Threat to Countries Supporting anti-Islamic States Central Africa Province (ISCAP) Counter-insurgency Activities: Tanzania, Rwanda as Case Studies.
On October 1, Rwandan police announced the arrest of 13 people belonging to the Allied Democratic Forces (ADF) militant group, who were allegedly in possession of ingredients for the fabrication of improvised explosive devices (IEDs) in preparation for attacks in Kigali, the country’s capital.
The ADF is a militant organisation with Ugandan roots that operates primarily in eastern Democratic Republic of the Congo (DRC). The Islamic State has designated the ADF as part of its Islamic State Central Africa Province (ISCAP), and the ADF is linked to Mozambique’s Islamic State-affiliated terrorists through personnel exchanges, fundraising, and recruiting networks. Those insurgents have also claimed allegiance to ISCAP, and Rwandan troops have been instrumental in driving them out of territories they formerly controlled around Mocmboa da Praia and Palma in Mozambique’s Cabo Delgado region since August 2021.
The planned strikes are the first documented instance of ADF-linked militants carrying out such actions in Rwanda, and they are likely to show an intention by ISCAP-linked militant groups to retaliate against countries whose forces are participating in military operations against them.
Existing networks of ISCAP sympathisers in the region – who have previously primarily focused on recruitment, fundraising, and facilitating militant movement, such as between eastern DRC and Cabo Delgado – are most likely to be used to prepare crude IED and suicide IED attacks with low explosive capabilities.
Most planned attacks will be vulnerable to security forces’ interruption and prevention due to a lack of appropriate experience and expertise among would-be assailants. Attacks are unlikely to result in many casualties or structural damage if they are carried out.
In Rwanda, aspirational targets include public spaces such as markets and bus stations (“taxi parks”), large churches, up-market entertainment venues, such as restaurants, bars, hotels, and shopping malls and government buildings and security forces’ headquarters in Kigali and Gisenyi, on the DRC border (where additional security precautions make successful attacks even less likely). Rwandan diplomatic posts and visiting government workers in East Africa are potentially likely targets, notably in Burundi, given the country’s ongoing security issues.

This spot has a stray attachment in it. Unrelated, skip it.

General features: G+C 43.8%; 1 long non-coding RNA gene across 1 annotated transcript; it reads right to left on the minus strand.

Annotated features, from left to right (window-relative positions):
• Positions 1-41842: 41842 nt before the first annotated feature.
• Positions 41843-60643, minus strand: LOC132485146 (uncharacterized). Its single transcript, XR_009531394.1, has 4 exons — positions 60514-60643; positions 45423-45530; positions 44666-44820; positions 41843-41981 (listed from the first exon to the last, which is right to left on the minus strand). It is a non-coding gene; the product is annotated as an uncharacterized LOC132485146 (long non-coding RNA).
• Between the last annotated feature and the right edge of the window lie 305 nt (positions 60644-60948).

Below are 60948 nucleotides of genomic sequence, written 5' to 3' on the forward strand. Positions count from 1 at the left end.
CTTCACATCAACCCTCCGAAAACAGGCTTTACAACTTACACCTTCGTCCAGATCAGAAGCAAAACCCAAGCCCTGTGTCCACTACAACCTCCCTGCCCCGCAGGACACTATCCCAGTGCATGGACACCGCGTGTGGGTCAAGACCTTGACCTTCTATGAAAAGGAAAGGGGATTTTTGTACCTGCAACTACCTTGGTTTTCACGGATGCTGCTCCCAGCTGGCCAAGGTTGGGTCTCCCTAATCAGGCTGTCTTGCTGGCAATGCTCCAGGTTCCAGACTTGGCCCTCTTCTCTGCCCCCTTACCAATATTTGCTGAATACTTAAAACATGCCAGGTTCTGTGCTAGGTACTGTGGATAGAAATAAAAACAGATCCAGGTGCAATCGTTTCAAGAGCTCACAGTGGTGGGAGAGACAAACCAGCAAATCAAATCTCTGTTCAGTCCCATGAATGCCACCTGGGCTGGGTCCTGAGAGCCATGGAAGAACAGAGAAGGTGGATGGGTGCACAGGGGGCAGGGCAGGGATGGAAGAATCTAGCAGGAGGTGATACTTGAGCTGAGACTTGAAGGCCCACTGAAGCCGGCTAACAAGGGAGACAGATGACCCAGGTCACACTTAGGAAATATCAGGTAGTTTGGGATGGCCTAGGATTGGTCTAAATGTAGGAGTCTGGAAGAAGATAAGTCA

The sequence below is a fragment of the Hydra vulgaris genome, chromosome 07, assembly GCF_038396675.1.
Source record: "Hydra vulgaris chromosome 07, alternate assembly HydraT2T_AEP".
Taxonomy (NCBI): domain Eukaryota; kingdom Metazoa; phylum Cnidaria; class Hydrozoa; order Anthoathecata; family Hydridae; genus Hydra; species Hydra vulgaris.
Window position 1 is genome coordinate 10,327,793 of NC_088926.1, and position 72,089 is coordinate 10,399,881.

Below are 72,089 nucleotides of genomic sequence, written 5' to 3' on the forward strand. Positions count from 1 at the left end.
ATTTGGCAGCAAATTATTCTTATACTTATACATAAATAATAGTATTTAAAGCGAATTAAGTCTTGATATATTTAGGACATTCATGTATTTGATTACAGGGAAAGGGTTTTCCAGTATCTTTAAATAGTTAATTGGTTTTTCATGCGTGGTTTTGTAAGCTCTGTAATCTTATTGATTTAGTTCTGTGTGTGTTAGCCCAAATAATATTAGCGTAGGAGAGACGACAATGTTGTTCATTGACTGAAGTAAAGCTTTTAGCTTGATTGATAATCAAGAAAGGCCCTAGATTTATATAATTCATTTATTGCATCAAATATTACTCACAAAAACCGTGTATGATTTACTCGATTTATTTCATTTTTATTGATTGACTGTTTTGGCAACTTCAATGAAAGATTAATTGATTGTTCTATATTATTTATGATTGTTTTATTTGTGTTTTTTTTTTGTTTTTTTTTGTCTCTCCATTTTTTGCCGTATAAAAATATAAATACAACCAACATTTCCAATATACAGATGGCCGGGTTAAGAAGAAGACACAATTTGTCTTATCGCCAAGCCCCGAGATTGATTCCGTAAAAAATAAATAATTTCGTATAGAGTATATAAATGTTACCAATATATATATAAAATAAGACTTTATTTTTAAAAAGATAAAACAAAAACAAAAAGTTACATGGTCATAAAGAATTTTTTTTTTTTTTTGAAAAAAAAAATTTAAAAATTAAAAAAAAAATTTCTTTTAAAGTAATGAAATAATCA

In Tanzania, an attempted small-arms or edged-weapon attack on people is still the most likely scenario. Tanzanian troops, along with Rwandan troops, are the sole ones fighting militants in Mozambique’s offensive operations. Insurgent sympathisers are undoubtedly planning revenge strikes on Tanzanian security personnel, but they are unlikely to be able to secure explosives or heavy equipment.
Insurgents will likely struggle to ship weapons and a large number of fighters out of Cabo Delgado by sea, given that South African, Tanzanian, and Rwandan vessels have been patrolling the coast of Cabo Delgado province in northern Mozambique and Rwandan troops have dislodged insurgents from most coastal towns.
The land border between Mozambique and Tanzania is heavily patrolled, making it difficult for insurgents to cross undetected. Some Tanzanian nationals who fought alongside the insurgents in Cabo Delgado have returned to northern Tanzania, where they are being closely monitored by Tanzanian intelligence services. Tanzania will almost certainly continue to serve as a transit point and recruiting ground for ISCAP-affiliated insurgents.
Apart from Tanzania, Angola, Botswana, Lesotho, and South Africa are all part of the Southern African Development Community (SADC) Military Mission in Mozambique (SAMIM), with South Africa being the most likely target of a retaliatory assault.
A small group of people would most likely carry out such an attack, utilising crude IEDs, small weaponry, or edged weapons. According to credible media sources, insurgents in Mozambique have received money and other support from sympathisers in South Africa’s KwaZulu-Natal province. Insurgent infiltration is improbable due to Cabo Delgado’s geographic distance from South Africa’s border. SAMIM began in July 2021 and was supposed to finish on October 15, but after a summit in South Africa, the mission was extended indefinitely.
If SAMIM is able to secure long-term funding, it will be more likely to stay in Mozambique until early 2022, allowing ISCAP-linked terrorists to carry out retaliation strikes against SADC countries.
The possibility of ISCAP-linked reprisal strikes in SADC nations would be reduced if SAMIM declared a rapid victory against the insurgency and withdrew by early 2022.
SOURCE: New Delhi Times